Vivien Sheriff, the celebrated milliner, was commissioned by the Brain Tumour Research charity to design this year’s brooch for Wear a Hat Day, which is on Friday 28th March.
Only 500 of the Vivien Sheriff designed brooches are being produced, and each comes with its own certificate of authenticity. To obtain your limited edition brooch and support the Brain Tumour Research charity go directly to the website, www.braintumourresearch.org/signature-brooches
Vivien (seen here on the far left) told Lifestyle magazine that the inspiration behind the design of the brooch is from one of her classic hats, Dressage, which is decorated with pheasant plumage contouring its sweeping brim.
From her idyllic setting in the New Forest, Vivien oversees an internationally renowned millinery business with an impressive private client list including Royalty and many celebrated heads. In fact over fifty Vivien Sheriff hats and headpieces were worn at the royal wedding in July 2011 – more than any other milliner. Kate Middleton also chose one of their headpieces for her first official Royal engagement with Prince William. Their headwear is stocked in many luxury lifestyle outlets around the world.
Vivien told us, “Wearing a hat for many people is a transforming experience, people feel elevated and their feelings are uplifted. Brain Tumour Research’s Wear a Hat Day is a smart idea. It’s so simple to get involved, wearing a hat feels great and you can raise vital funds at the same time.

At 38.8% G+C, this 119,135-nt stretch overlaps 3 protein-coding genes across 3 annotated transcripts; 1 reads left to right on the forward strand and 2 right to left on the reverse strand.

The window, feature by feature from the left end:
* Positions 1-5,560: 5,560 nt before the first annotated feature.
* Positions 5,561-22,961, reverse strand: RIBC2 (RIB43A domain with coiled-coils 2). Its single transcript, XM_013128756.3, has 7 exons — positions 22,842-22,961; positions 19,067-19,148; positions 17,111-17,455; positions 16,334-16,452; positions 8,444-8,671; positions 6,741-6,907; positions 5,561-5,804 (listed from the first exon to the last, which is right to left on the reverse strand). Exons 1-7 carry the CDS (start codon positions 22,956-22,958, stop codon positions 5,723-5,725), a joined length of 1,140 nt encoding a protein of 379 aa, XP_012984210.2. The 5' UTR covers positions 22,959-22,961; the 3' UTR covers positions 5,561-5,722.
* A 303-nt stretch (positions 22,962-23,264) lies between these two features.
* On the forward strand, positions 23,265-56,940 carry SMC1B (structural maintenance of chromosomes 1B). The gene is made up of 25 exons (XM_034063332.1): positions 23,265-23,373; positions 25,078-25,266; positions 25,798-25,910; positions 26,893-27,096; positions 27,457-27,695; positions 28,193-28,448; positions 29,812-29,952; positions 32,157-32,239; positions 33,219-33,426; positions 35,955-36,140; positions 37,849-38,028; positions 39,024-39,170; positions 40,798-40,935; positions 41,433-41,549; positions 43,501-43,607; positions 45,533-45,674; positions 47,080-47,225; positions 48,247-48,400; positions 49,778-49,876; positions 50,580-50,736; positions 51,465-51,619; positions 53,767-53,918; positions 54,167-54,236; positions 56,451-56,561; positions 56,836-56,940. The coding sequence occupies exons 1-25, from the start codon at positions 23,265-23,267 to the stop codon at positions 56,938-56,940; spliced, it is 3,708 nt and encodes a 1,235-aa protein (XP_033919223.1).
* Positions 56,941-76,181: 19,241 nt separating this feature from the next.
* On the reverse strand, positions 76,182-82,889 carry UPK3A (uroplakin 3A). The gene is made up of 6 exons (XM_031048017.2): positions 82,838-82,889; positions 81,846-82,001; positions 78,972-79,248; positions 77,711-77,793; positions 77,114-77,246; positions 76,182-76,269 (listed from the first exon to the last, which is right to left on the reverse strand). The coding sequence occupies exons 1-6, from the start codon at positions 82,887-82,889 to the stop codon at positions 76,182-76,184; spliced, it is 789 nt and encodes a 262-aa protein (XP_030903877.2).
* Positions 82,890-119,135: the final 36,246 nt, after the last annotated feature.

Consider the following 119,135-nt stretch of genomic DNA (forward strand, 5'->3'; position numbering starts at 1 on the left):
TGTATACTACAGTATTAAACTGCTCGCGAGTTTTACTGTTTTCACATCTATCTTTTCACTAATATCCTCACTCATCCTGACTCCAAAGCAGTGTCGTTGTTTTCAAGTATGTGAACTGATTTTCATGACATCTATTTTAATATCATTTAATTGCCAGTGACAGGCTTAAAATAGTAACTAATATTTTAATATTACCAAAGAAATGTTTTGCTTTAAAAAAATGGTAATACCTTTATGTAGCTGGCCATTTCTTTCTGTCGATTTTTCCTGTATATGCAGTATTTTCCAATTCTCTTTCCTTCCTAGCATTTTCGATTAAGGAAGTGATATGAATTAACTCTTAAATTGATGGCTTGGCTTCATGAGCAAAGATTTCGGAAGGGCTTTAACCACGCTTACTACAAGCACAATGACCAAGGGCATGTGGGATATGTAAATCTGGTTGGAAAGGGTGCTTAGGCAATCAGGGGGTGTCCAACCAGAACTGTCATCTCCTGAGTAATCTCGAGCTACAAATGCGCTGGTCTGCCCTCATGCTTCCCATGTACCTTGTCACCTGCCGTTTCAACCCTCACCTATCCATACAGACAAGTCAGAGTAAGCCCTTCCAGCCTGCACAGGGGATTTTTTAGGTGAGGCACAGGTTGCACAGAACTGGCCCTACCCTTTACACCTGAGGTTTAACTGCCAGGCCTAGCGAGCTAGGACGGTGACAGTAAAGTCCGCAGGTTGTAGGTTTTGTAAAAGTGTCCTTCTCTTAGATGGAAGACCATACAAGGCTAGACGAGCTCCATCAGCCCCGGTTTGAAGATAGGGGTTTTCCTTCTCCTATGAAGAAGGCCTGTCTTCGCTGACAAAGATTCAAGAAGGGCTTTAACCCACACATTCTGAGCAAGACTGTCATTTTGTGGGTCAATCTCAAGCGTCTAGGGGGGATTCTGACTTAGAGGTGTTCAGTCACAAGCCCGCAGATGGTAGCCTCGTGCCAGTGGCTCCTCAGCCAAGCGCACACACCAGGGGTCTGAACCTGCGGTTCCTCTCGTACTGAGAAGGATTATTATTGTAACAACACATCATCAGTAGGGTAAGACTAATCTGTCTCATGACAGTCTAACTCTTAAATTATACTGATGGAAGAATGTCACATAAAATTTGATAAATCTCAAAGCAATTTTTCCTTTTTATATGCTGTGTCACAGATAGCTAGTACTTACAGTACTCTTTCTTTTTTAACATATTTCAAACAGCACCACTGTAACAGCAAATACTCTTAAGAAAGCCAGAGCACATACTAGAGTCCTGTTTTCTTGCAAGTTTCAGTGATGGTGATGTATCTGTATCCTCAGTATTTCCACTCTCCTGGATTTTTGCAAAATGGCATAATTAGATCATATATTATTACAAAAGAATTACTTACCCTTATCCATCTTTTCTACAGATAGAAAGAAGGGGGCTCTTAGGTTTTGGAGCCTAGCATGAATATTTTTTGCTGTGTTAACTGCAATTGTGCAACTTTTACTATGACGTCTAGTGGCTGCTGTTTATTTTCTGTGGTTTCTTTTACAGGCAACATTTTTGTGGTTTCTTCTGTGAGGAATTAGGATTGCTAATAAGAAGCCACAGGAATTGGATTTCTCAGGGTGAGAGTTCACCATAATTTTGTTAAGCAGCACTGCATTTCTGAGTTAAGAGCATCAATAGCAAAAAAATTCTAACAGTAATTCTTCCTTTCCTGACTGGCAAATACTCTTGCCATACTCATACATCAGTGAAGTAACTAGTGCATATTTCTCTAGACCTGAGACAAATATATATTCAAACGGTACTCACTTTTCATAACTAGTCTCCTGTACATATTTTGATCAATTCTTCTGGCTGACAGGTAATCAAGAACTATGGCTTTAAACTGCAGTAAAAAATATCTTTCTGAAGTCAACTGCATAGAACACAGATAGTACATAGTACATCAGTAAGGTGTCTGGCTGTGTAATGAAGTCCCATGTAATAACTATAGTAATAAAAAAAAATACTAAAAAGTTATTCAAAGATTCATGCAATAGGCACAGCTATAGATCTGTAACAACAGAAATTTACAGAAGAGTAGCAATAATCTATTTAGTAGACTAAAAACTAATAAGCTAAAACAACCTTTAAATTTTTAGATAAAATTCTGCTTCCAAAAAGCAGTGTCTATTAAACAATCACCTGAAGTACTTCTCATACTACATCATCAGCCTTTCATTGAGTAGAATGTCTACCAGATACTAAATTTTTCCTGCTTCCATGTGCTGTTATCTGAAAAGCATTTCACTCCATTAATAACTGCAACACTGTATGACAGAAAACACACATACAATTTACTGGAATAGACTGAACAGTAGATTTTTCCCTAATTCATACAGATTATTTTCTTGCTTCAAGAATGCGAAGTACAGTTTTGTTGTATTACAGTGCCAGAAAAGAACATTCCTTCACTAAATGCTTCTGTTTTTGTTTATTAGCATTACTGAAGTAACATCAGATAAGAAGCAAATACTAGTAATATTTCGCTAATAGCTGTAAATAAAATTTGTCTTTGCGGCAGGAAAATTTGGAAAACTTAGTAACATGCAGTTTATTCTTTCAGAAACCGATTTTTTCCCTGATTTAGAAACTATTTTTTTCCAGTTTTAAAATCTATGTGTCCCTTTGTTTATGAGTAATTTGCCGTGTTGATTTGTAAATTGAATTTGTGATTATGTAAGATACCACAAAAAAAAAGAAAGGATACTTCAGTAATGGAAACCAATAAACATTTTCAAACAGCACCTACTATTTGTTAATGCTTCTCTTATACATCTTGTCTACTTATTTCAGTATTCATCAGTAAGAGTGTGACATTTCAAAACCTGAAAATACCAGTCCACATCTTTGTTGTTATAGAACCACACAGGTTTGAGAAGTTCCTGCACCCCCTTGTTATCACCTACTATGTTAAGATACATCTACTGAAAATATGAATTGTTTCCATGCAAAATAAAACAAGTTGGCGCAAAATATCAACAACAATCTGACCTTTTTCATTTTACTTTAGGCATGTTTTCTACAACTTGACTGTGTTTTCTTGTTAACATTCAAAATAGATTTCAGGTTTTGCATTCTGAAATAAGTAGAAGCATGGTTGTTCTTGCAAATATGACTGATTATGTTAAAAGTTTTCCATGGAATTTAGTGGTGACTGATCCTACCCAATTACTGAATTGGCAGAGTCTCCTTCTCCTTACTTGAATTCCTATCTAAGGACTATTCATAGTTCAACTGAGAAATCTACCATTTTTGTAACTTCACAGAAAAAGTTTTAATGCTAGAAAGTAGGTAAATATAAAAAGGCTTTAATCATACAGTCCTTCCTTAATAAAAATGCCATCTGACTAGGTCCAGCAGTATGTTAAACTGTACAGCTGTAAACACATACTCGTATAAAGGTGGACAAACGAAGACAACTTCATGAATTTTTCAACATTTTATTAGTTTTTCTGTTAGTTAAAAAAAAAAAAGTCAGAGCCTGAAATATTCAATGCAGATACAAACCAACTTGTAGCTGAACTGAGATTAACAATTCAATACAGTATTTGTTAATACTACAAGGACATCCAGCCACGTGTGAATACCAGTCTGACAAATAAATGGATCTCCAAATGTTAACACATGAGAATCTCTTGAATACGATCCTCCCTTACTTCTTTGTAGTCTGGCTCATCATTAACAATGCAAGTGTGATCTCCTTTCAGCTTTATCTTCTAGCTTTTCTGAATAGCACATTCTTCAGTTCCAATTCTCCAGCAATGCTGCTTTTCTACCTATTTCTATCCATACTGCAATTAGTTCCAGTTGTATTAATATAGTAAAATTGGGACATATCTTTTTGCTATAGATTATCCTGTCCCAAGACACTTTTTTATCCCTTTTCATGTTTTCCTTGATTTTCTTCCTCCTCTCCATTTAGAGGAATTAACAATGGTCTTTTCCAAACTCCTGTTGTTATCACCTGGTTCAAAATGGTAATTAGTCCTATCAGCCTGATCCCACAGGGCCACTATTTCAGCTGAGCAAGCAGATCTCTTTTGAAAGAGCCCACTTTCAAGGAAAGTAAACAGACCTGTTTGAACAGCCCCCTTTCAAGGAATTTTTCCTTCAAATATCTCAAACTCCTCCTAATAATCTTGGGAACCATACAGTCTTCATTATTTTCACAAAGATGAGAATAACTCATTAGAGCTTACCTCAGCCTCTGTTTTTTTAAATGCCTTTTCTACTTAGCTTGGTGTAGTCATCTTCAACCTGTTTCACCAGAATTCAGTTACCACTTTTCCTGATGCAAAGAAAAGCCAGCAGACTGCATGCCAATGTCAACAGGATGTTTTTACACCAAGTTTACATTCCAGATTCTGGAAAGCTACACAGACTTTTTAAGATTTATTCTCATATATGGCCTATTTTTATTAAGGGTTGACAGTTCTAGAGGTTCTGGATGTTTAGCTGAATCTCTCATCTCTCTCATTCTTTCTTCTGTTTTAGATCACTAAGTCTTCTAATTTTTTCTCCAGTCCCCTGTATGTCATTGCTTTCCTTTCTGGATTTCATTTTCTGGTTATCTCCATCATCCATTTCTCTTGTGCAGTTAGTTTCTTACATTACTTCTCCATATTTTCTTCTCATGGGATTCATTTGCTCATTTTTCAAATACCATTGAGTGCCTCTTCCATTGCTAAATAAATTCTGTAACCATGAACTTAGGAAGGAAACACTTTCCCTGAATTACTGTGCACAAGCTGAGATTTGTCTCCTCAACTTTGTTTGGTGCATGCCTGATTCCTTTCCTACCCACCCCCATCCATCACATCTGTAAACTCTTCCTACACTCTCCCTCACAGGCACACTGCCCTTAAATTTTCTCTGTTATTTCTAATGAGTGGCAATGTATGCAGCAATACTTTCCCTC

During the design process I’ve reminisced about my close friend, who died from a brain tumour. This has made the experience both meaningful and poignant.
I grew up next door to my friend and our families spent a lot of happy times together. I was in my twenties when my friend died and it seemed desperately unfair that his life was taken from him so young.
My friend had everything going for him. He was an officer in the Army, was recently married and had a gorgeous young son. He’d been away for a while serving in the Gulf War and returned not feeling himself, but he put it down to his experience in the Gulf. Then, however, came the shock of the diagnosis of the tumour. He was treated soon after; undergoing various operations, yet his life was cut short.
At the time I remember feeling very hopeless that we couldn’t do anything to help him. There are few times in your life when you feel absolutely useless and this is my abiding memory; it still makes my heart ache to think about it, even more than twenty years later. There seemed to be nothing that any of us could do, even his mum who was a nurse with all her medical experience.”
Show your support on 28th March by wearing a hat!